2. Compel the selectmen to produce the electronic governmental records that we have requested, without charging us an illegal fee
  3. Order the selectmen to pay, personally, our attorney’s fees
  4. Order the selectmen to undergo, at their own cost and expense, remedial training on the Right to Know law


NH Fish & Game Confirms Lower Beech Pond Not Stocked with Fish in 2016

In an email recently, Glenn Normandeau, Executive Director of the NH Fish & Game Department, confirmed what many Tuftonboro residents are already aware of: The department did not stock Lower Beech Pond with fish in 2016.

For more information on Lower Beech Pond, read: Selectmen Vote on Brown Road Lower Beech Pond Issue.

Grunter Editorial Contains False Information

Tom Beeler published an editorial in the Granite State News today that contains several falsehoods and misrepresentations.

‘The Grunter’ • Est. 1859


Editorials, while unsigned, represent a consensus of the views of the editorial board of the Granite State News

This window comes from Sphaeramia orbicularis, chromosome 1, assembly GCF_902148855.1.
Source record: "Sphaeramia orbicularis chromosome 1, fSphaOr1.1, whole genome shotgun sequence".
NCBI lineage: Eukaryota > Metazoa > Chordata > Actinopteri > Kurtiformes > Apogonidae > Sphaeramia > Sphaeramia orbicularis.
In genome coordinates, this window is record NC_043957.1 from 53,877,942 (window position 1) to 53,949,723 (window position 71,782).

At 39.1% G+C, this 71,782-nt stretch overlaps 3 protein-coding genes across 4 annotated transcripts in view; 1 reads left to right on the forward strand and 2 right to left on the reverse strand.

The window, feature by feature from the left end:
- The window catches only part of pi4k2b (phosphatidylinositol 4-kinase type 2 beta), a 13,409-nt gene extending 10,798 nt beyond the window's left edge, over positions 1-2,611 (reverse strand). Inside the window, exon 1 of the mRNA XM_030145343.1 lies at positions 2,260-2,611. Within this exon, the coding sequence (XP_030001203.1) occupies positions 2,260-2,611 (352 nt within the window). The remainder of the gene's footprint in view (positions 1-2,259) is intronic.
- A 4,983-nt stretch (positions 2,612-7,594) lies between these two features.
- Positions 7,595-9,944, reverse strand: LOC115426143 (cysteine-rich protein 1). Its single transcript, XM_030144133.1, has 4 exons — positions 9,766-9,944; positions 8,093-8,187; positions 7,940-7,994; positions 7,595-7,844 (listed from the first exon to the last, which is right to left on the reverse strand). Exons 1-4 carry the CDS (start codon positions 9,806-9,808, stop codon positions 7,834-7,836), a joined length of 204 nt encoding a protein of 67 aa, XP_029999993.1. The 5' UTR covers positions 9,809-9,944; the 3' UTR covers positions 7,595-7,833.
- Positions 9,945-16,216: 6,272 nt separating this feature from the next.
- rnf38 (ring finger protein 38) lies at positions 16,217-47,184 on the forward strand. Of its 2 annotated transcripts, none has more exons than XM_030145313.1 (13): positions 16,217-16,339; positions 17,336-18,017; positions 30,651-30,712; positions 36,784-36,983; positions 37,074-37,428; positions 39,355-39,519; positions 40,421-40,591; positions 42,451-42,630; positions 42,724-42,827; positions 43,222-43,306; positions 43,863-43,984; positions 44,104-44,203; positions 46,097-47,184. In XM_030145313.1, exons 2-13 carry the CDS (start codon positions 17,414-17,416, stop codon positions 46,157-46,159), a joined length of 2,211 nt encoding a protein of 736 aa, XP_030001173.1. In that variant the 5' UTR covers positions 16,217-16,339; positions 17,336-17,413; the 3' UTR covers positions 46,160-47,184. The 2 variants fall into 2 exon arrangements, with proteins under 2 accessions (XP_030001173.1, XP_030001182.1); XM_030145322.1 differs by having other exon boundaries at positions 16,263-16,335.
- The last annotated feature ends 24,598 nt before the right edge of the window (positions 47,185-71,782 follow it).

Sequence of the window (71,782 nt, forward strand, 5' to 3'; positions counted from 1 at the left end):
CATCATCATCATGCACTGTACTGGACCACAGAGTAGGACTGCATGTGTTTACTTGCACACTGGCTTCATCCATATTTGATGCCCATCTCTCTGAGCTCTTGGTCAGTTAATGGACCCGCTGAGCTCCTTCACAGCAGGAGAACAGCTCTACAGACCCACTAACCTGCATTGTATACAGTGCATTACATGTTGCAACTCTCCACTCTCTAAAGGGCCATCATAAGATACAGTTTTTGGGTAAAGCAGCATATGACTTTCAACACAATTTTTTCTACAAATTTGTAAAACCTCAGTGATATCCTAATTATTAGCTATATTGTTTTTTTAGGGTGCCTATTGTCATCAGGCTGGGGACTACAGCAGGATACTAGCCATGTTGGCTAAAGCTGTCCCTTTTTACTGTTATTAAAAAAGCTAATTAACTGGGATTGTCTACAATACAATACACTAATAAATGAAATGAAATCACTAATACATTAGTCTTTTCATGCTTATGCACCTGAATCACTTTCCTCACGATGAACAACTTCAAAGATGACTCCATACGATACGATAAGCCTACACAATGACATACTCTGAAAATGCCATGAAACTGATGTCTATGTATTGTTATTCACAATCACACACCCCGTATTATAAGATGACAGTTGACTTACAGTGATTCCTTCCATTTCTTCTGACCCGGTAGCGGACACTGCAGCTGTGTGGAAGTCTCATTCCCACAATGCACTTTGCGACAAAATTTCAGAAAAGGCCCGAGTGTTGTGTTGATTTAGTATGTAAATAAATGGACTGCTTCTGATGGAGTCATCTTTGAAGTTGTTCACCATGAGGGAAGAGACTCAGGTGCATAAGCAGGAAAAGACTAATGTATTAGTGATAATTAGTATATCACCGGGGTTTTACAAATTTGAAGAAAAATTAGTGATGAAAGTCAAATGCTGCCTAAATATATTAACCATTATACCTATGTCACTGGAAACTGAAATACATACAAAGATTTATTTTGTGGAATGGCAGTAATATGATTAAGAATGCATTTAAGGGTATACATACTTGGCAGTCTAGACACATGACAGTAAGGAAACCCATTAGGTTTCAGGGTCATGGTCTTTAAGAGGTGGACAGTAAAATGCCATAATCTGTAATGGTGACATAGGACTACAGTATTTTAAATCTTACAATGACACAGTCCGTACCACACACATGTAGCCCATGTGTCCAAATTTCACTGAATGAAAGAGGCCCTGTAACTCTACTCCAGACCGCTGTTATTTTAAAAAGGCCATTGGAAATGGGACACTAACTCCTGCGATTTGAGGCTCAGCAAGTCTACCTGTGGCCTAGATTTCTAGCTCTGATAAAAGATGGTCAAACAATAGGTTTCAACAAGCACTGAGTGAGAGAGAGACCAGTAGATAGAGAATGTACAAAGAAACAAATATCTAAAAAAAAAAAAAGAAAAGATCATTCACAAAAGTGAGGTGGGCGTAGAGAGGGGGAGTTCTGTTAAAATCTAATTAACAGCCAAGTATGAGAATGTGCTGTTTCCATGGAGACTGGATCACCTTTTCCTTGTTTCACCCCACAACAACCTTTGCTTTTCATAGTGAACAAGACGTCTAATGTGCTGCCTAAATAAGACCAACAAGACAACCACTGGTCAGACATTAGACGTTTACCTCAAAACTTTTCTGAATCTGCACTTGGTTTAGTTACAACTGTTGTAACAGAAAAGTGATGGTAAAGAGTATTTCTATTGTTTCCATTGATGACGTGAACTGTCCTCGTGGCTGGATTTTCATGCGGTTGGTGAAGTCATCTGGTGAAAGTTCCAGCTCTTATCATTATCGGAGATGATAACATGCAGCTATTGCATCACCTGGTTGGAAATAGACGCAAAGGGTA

Toxic Tuftonboro indeed!

This week we publish an Other Voices commentary on this page from Tuftonboro’s Barry Ennis. As he does fairly regularly in his letters, Ennis comes close to unacceptable disrespect in his criticisms, but we publish this letter to allow our readers to see how far the attack on trust in government has gone in Tuftonboro.

Please read his remarks and then continue here.

Mr. Ennis seems to have joined the small group of Tuftonboro residents who have committed themselves to find something – anything – they can use to foment distrust of the board of selectmen. They have sued the town, accusing the selectmen of violating the right-to-know law, RSA 91-A, as it applies to meetings. The result? The court found one technical error in posting a meeting and an error in judgment when the selectmen allowed a department head who was being reviewed in nonpublic session to bring up and discuss his budget, a subject that should only be discussed in a public meeting.

Carroll County Superior Court ruled that the Tuftonboro selectmen had violated the Right to Know law.

It was not brought to the judge’s attention that selectmen made that budget a topic at the next regular meeting.

That is irrelevant and has no bearing on whether the selectmen violated the Right to Know law. They did.

They have tried to portray the current selectmen as exercising control over cemetery maintenance and denying the cemetery trustees the right to manage it.